If you receive an emergency alert while boating, do not wait for further warning. Getting to port can take a long time and the sooner you take action to get to the nearest port may be necessary to keep you safe. It is important to "know before you go". This means it is important for you to understand the lake and weather conditions for the time you plan to be under way before you depart. Conditions on Lake Michigan can change rapidly and sometimes with little or no advanced warning.
Monitoring for Emergencies
Tune to the marine channel 16 (156.8 MHz) or to an area AM/FM radio station listed on the EAS pages for emergency information. Mariners are encouraged to keep their radios tuned to channel 16 when on Lake Michigan to receive emergency information. During the recreation season, marine patrol boats will also warn boaters on Lake Michigan if there is a serious emergency.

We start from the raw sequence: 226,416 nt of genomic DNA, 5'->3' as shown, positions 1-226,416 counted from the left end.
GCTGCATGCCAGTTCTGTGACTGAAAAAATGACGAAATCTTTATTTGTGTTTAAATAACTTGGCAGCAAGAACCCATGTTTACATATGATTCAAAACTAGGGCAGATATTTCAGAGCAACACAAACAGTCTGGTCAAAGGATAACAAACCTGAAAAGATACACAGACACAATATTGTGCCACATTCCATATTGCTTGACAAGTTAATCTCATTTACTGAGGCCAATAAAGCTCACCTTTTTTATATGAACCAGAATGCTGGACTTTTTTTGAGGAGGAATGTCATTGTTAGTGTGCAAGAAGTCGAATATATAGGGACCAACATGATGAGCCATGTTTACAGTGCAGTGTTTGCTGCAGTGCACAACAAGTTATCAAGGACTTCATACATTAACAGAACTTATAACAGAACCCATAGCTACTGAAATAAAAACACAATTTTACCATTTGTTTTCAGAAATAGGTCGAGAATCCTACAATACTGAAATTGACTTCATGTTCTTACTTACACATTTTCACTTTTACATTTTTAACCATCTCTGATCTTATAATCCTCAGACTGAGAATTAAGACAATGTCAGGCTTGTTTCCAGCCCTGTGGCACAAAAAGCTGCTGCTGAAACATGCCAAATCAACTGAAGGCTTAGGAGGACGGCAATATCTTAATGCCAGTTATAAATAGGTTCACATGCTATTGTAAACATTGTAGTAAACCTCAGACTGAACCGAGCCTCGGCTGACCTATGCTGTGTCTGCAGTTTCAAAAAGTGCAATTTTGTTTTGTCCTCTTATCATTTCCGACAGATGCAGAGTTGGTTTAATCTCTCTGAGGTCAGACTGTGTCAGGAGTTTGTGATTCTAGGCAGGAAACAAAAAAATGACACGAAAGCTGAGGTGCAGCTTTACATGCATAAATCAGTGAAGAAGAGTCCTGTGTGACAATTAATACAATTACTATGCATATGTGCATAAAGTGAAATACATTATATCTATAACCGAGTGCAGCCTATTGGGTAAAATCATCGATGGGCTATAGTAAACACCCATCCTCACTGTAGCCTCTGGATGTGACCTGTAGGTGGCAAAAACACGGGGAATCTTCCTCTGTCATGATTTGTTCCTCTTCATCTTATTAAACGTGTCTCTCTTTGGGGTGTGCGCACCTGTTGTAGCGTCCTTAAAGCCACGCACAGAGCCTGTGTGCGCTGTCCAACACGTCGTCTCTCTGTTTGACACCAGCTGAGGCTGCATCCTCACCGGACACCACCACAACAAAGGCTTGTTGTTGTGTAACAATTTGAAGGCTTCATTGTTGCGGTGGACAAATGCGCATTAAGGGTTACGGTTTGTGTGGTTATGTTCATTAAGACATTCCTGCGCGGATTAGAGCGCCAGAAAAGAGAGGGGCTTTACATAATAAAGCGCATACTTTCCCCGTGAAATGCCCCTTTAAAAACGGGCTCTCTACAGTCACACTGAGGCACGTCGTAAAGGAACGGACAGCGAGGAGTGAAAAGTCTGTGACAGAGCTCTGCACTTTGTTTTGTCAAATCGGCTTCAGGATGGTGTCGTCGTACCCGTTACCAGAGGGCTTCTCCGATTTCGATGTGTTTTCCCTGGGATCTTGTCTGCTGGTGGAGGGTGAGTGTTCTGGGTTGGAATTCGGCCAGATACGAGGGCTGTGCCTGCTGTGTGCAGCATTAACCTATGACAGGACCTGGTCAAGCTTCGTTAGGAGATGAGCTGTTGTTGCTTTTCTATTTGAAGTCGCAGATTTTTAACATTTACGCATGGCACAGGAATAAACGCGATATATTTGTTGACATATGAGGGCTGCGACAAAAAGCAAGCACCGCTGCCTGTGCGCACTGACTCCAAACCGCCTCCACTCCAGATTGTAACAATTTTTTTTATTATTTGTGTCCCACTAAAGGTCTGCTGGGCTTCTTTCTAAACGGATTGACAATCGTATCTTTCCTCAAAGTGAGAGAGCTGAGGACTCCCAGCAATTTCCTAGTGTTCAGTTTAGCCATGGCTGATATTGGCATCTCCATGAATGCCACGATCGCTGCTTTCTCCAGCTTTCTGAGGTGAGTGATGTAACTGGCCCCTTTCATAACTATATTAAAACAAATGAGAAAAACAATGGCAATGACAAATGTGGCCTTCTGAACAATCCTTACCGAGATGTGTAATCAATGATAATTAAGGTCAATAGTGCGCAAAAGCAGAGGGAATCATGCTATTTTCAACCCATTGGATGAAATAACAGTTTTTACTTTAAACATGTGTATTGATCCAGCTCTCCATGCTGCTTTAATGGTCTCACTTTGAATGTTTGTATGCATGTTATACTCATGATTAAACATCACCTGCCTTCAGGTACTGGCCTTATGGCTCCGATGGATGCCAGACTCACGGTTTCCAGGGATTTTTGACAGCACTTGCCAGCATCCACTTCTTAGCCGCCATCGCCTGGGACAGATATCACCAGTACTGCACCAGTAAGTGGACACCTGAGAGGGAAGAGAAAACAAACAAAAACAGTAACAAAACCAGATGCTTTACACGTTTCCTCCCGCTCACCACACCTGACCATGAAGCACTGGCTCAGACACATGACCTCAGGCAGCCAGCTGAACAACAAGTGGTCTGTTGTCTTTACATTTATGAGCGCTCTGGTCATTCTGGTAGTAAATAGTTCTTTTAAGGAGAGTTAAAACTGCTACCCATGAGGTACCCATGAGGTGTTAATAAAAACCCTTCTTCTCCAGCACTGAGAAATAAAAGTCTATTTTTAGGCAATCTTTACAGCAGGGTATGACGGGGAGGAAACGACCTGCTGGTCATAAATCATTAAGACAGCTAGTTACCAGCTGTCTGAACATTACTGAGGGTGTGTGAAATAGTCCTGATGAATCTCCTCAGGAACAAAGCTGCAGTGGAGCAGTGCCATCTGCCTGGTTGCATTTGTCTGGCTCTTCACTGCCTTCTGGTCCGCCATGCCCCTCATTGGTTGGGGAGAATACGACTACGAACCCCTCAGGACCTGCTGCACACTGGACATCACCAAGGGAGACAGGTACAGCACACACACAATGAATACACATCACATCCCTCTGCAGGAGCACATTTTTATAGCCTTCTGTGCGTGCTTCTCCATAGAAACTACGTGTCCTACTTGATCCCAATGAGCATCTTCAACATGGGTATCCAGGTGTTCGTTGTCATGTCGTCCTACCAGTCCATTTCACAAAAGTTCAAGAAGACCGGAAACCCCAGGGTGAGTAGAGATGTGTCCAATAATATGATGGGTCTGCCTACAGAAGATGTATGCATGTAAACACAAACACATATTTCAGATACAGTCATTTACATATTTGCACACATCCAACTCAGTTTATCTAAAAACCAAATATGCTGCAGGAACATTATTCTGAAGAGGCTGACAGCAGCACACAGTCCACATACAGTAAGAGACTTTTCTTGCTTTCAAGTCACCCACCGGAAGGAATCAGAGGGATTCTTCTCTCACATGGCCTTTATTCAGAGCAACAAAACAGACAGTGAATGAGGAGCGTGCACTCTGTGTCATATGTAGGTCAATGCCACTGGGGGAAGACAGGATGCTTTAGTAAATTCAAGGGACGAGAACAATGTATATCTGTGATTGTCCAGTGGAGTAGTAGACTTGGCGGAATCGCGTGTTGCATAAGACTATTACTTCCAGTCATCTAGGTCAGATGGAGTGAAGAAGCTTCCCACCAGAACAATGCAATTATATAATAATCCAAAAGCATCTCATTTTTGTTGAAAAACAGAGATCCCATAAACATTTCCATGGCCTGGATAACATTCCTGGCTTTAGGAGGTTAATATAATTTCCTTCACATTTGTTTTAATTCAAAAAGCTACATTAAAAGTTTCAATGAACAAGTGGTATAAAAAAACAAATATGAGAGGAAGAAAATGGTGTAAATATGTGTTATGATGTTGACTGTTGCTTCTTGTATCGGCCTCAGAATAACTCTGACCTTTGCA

You will be told the location of safe waterways and docking areas. NOAA weather radios may also provide you County Warning information. The LaPorte Tower is known to offer the strongest coverage into Lake Michigan for Berrien County; however, there may be coverage gaps in the extreme northern end of Berrien County near Hagar Township. IPAWS-WEA, and cell phones may have limited coverage on Lake Michigan, so it is important to have secondary options of Marine Band radios and NOAA Weather radios to monitor conditions while on the Lake. Channel 16 is monitored by the US Coast Guard and should be considered the Lake Michigan equivalent of 911. Especially when cell service is limited and calling 911 on a cell phone may not work, a marine band radio can be a literal lifeline for hailing help.